Skip to main content

Can a potential employer require a job applicant to pay for fingerprinting/background check expense upfront?

Lancaster, CA |

Can a potential employer require a job applicant to pay for fingerprinting/background check expense upfront as part of the application process, even if ultimately not hired?

Attorney Answers 3


  1. Best answer

    No, but on a practical level, what are you going to do about it? Refuse to pay and you likely are not hired and all you are left with is a legal claim that is of questionable value.

    If you really want to push the issue, I suggest you locate and consult with an experienced employment law attorney as soon as possible to explore your facts and determine your options. I would suggest you look either on this site in the Find a Lawyer section, or go to www.cela.org, the home page for the California Employment Lawyers Association, an organization whose members are dedicated to the representation of employees against their employers.

    Good luck to you.

    This answer should not be construed to create any attorney-client relationship. Such a relationship can be formed only through the mutual execution of an attorney-client agreement. The answer given is based on the extremely limited facts provided and the proper course of action might change significantly with the introduction of other facts. All who read this answer should not rely on the answer to govern their conduct. Please seek the advice of competent counsel after disclosing all facts to that attorney. This answer is intended for California residents only. The answering party is only licensed to practice in the State of California.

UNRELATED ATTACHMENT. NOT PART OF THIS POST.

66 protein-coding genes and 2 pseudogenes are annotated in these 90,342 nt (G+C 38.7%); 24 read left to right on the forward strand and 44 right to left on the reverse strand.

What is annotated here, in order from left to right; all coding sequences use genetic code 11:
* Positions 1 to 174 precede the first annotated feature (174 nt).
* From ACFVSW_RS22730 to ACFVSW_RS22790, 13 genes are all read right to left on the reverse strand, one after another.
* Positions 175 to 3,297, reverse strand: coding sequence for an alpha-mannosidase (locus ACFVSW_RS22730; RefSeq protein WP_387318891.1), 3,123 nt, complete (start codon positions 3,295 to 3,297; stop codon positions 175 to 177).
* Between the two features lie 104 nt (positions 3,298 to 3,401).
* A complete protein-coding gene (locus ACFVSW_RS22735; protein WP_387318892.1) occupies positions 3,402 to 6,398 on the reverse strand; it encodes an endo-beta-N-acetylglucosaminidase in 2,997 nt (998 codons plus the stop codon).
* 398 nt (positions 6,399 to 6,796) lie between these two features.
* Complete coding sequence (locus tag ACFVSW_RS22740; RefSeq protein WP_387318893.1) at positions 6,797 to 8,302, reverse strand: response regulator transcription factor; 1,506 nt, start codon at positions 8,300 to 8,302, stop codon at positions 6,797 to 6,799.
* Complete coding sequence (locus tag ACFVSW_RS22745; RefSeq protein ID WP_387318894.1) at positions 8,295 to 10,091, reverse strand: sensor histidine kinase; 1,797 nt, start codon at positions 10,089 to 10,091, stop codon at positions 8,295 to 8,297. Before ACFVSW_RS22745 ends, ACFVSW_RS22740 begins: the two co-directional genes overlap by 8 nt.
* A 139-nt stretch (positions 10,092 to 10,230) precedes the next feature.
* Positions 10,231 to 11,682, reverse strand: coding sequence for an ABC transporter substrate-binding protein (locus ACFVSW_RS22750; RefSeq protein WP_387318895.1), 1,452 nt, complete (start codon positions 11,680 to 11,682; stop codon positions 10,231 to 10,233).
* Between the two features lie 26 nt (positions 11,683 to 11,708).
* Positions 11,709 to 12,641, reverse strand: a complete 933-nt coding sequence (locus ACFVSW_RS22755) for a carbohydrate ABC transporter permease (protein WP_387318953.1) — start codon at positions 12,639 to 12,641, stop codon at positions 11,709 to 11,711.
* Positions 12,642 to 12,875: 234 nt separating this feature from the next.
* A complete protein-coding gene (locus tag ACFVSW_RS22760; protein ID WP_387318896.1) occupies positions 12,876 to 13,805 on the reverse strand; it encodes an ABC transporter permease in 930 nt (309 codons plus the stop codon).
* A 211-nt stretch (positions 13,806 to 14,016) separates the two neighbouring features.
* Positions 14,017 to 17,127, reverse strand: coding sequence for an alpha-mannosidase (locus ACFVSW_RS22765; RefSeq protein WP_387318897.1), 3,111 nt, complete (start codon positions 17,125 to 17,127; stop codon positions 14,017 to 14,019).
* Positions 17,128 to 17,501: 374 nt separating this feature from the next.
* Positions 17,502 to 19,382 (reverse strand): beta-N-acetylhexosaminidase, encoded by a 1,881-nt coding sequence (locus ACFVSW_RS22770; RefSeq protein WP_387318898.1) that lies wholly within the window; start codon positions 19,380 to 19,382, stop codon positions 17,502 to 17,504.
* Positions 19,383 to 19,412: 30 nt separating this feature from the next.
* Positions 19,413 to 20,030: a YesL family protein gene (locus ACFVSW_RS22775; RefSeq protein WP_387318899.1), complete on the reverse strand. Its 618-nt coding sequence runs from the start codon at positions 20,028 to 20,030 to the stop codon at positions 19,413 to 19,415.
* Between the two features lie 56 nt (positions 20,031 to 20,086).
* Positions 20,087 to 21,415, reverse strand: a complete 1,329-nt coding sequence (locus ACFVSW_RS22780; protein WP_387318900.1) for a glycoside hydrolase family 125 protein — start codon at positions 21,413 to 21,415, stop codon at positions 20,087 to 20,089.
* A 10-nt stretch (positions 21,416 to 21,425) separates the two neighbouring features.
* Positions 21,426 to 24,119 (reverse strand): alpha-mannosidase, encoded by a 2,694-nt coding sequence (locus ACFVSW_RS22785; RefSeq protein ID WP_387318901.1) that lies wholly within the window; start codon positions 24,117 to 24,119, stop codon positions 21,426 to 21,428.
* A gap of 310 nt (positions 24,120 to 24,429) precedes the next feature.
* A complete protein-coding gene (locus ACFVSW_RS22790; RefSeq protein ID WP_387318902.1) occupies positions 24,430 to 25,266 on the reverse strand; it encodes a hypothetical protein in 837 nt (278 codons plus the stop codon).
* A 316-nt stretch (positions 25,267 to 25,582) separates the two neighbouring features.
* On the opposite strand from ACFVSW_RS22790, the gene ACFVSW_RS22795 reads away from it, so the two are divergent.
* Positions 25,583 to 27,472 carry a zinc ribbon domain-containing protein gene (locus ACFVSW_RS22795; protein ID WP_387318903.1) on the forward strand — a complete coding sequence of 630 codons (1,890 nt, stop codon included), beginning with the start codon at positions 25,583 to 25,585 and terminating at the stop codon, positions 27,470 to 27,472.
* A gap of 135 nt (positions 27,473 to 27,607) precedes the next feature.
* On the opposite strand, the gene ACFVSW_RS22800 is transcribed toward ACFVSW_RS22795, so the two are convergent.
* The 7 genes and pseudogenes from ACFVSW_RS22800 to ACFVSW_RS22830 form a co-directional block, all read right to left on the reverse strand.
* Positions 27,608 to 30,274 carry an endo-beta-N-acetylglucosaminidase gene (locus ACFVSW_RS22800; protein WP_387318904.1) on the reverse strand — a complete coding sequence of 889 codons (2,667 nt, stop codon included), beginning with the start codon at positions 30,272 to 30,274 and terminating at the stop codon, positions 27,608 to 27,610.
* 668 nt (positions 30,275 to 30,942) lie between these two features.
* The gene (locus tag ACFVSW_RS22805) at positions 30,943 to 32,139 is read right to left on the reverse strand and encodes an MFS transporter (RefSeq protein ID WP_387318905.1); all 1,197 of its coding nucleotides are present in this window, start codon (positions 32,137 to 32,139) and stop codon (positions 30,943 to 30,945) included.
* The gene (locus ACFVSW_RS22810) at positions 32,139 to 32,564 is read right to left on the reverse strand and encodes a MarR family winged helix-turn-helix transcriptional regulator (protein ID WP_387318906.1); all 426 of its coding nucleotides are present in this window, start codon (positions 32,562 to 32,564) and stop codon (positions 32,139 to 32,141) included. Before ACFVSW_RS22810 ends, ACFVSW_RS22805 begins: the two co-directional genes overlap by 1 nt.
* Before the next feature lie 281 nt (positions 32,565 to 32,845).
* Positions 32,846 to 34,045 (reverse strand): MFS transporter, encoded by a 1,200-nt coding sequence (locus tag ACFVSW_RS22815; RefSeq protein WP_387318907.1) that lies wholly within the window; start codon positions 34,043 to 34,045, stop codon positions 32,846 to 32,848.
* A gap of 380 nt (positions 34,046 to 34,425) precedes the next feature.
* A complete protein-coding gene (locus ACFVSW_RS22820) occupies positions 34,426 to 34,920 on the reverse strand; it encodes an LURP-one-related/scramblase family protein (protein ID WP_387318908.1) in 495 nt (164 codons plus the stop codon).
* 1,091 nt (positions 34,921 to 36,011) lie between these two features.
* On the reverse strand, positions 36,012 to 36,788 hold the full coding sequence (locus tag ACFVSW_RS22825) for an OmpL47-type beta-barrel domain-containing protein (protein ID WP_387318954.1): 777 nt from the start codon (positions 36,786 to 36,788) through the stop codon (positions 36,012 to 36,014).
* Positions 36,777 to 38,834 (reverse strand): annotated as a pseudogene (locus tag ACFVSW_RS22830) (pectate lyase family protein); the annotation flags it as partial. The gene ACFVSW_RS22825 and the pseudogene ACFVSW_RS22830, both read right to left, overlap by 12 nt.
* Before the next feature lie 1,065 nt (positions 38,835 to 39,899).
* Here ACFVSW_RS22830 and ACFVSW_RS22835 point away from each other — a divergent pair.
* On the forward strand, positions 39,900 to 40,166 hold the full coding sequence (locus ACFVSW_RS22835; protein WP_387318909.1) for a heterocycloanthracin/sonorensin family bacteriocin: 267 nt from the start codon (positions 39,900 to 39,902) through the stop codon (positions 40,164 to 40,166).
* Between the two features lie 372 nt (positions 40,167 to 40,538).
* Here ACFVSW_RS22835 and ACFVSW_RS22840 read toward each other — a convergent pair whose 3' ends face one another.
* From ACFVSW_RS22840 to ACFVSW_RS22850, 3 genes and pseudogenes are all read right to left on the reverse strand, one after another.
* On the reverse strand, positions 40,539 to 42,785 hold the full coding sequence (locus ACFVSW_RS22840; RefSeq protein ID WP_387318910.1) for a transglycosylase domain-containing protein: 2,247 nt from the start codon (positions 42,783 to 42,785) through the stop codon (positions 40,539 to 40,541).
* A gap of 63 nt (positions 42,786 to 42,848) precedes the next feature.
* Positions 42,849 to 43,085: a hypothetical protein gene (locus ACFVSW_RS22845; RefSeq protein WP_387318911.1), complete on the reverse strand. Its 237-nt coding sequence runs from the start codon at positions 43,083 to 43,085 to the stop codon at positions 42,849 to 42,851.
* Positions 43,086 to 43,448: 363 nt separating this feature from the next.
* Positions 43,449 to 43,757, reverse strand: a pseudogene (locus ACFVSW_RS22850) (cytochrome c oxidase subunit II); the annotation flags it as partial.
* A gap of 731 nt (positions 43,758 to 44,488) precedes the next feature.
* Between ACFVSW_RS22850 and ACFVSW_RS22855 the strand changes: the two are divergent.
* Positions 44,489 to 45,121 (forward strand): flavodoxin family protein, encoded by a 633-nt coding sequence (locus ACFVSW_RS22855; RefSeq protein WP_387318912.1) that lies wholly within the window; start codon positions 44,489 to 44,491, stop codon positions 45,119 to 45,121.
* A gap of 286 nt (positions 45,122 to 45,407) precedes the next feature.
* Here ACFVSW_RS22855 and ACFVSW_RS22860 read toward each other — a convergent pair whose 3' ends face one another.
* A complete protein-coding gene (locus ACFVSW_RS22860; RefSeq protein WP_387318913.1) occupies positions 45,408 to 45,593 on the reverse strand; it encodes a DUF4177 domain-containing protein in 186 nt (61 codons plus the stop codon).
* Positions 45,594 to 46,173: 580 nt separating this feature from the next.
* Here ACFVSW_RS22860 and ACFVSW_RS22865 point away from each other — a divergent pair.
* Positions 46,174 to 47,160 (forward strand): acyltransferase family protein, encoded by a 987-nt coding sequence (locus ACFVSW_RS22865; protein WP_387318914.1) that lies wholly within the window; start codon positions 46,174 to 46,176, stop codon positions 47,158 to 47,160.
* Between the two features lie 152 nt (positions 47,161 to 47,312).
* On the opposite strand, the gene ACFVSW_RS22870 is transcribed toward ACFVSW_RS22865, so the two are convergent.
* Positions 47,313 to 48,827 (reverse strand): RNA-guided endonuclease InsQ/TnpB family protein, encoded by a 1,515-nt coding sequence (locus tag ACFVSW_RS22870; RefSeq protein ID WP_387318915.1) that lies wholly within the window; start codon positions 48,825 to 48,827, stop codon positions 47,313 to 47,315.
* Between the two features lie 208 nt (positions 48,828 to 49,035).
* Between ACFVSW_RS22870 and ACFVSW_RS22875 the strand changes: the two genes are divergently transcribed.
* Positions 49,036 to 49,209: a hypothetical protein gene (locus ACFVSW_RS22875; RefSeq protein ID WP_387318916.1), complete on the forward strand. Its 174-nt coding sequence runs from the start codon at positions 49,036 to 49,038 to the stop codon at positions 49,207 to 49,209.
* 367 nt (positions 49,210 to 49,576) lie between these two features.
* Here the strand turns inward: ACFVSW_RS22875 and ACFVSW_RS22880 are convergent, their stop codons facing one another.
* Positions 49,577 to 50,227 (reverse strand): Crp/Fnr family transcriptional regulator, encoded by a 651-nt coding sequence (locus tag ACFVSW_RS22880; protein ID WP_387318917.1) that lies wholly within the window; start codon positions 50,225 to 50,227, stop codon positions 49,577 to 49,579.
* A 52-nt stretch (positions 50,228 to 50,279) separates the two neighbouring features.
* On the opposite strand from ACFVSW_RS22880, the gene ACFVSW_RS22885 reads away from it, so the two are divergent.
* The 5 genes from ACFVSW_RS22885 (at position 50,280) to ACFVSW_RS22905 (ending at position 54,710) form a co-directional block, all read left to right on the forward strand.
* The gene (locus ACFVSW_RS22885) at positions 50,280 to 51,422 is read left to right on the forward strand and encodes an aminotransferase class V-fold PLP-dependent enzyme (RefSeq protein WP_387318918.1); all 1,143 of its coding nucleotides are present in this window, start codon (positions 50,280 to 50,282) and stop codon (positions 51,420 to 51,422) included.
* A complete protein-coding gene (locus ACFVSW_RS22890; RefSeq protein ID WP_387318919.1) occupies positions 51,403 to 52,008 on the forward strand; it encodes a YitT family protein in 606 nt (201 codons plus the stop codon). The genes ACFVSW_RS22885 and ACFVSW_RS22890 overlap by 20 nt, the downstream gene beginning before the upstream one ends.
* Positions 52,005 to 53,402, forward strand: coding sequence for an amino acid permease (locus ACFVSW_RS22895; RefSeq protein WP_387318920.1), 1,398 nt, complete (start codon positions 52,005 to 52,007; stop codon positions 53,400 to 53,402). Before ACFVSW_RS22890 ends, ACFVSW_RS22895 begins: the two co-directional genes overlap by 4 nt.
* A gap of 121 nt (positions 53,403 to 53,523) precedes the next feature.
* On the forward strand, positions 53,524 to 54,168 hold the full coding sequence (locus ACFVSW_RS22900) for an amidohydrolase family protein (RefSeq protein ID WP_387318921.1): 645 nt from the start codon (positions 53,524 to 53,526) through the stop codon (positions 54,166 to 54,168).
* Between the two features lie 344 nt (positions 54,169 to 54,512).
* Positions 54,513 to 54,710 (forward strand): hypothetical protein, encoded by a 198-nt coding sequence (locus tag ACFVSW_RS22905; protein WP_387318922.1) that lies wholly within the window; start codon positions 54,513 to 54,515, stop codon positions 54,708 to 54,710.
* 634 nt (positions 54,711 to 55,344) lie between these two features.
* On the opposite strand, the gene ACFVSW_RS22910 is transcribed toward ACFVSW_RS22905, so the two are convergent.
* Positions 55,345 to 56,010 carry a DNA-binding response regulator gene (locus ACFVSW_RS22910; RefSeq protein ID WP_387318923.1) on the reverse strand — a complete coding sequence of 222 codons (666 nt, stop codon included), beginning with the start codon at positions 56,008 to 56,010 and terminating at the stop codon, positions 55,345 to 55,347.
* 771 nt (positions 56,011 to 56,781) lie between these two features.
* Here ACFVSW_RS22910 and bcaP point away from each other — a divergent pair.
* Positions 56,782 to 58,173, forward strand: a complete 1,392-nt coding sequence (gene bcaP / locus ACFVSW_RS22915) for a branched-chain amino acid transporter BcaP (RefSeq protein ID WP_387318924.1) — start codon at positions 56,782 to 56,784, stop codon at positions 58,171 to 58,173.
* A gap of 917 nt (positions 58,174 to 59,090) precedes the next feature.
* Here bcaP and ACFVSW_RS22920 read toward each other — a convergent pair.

2. Probably not. Under Labor Code 2800 and 2802, an employer is required to indemnify employees for em


  3. No; consult an employment attorney who handles class actions. If you are not the only one who is being charged, there may be potential claim for many more applicants who each had to pay $50. Most will offer a free consultation so don't be afraid to ask for one.

    Any post of discussion above is general in nature and is not intended to and should not be construed as legal advice. Furthermore, the above posting does not create or establish any attorney-client relationship. Contact an attorney as soon as possible to discuss your legal options. [John D. Wu is licensed to practice law before all California federal and state courts]

Employment topics

Top tips from attorneys

What others are asking

Questions?
An attorney can help.

Post a question and get free legal advice from attorneys.

Ask a Lawyer

- or -

Search for lawyers by reviews and ratings.

Find a Lawyer

Browse all legal topics